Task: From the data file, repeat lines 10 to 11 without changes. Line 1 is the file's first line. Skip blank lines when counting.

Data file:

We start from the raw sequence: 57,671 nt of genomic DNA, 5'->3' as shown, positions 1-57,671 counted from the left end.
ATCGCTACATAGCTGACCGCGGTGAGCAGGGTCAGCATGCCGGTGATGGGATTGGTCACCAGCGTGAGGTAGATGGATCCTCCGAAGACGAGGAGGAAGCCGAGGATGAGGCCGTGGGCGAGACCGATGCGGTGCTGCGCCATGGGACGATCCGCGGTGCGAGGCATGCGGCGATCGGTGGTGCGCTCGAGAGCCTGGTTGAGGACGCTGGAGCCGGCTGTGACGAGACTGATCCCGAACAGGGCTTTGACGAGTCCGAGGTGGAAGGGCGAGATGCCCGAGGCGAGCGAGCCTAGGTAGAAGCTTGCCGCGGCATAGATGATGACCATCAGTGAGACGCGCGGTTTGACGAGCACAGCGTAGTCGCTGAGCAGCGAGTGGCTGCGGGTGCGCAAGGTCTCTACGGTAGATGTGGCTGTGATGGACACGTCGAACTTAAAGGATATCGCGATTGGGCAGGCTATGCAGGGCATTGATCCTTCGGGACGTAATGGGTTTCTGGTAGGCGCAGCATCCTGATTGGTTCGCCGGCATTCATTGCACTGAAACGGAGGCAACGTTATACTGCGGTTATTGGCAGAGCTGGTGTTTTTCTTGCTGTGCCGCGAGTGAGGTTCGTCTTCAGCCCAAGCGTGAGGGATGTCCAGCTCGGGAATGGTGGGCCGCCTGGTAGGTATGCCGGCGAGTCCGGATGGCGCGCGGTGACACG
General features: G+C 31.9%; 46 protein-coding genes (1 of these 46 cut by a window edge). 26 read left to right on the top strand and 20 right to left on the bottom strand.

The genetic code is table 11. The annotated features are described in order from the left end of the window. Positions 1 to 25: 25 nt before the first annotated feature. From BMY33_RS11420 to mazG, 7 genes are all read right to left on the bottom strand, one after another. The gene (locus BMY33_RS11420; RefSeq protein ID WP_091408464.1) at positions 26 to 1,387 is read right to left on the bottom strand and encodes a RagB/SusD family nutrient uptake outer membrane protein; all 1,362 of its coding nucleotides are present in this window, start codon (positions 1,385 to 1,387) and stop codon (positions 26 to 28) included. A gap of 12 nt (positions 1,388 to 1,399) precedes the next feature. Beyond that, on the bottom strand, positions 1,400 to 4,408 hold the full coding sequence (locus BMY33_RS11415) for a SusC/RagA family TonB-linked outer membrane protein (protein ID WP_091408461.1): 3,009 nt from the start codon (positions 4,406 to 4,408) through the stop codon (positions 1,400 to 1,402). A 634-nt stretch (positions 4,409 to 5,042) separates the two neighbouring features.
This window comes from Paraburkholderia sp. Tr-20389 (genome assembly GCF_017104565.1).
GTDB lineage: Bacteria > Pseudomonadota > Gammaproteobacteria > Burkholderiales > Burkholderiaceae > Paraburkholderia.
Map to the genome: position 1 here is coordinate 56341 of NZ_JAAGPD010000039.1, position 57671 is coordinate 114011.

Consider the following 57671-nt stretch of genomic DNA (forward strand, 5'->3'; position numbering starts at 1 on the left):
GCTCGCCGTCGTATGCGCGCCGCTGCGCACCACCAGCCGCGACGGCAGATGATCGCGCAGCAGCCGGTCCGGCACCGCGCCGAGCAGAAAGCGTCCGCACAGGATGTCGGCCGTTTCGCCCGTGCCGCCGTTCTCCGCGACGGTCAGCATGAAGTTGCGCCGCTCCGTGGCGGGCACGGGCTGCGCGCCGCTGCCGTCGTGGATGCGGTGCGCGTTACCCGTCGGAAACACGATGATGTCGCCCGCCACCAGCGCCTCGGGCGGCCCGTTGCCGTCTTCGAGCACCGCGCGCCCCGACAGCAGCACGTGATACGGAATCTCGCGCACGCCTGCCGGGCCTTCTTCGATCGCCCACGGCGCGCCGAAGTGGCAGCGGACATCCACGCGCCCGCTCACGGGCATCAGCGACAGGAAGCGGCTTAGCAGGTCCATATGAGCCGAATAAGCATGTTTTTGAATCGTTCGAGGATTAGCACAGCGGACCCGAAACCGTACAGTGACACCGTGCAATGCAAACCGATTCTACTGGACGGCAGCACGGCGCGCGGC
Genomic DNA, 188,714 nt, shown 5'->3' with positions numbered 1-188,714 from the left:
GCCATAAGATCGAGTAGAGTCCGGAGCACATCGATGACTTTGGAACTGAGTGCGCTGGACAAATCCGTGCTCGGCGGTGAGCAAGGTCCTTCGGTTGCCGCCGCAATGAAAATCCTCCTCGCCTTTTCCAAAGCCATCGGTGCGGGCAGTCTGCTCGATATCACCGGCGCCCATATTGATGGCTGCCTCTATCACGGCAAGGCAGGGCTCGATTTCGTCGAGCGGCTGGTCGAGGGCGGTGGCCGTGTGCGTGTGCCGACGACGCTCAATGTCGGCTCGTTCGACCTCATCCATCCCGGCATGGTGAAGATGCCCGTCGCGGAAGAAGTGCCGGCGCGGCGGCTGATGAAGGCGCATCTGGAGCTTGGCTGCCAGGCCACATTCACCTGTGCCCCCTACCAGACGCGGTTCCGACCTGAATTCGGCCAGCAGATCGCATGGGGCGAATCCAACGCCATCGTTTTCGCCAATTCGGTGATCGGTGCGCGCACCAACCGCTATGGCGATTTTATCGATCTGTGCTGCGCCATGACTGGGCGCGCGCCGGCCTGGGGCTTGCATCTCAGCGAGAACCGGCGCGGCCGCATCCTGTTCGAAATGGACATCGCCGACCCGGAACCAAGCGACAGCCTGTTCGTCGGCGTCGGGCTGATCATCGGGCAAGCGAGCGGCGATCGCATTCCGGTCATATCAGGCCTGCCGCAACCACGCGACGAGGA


Genomic DNA, 188,714 nt, shown 5'->3' with positions numbered 1-188,714 from the left:
GCCATAAGATCGAGTAGAGTCCGGAGCACATCGATGACTTTGGAACTGAGTGCGCTGGACAAATCCGTGCTCGGCGGTGAGCAAGGTCCTTCGGTTGCCGCCGCAATGAAAATCCTCCTCGCCTTTTCCAAAGCCATCGGTGCGGGCAGTCTGCTCGATATCACCGGCGCCCATATTGATGGCTGCCTCTATCACGGCAAGGCAGGGCTCGATTTCGTCGAGCGGCTGGTCGAGGGCGGTGGCCGTGTGCGTGTGCCGACGACGCTCAATGTCGGCTCGTTCGACCTCATCCATCCCGGCATGGTGAAGATGCCCGTCGCGGAAGAAGTGCCGGCGCGGCGGCTGATGAAGGCGCATCTGGAGCTTGGCTGCCAGGCCACATTCACCTGTGCCCCCTACCAGACGCGGTTCCGACCTGAATTCGGCCAGCAGATCGCATGGGGCGAATCCAACGCCATCGTTTTCGCCAATTCGGTGATCGGTGCGCGCACCAACCGCTATGGCGATTTTATCGATCTGTGCTGCGCCATGACTGGGCGCGCGCCGGCCTGGGGCTTGCATCTCAGCGAGAACCGGCGCGGCCGCATCCTGTTCGAAATGGACATCGCCGACCCGGAACCAAGCGACAGCCTGTTCGTCGGCGTCGGGCTGATCATCGGGCAAGCGAGCGGCGATCGCATTCCGGTCATATCAGGCCTGCCGCAACCACGCGACGAGGA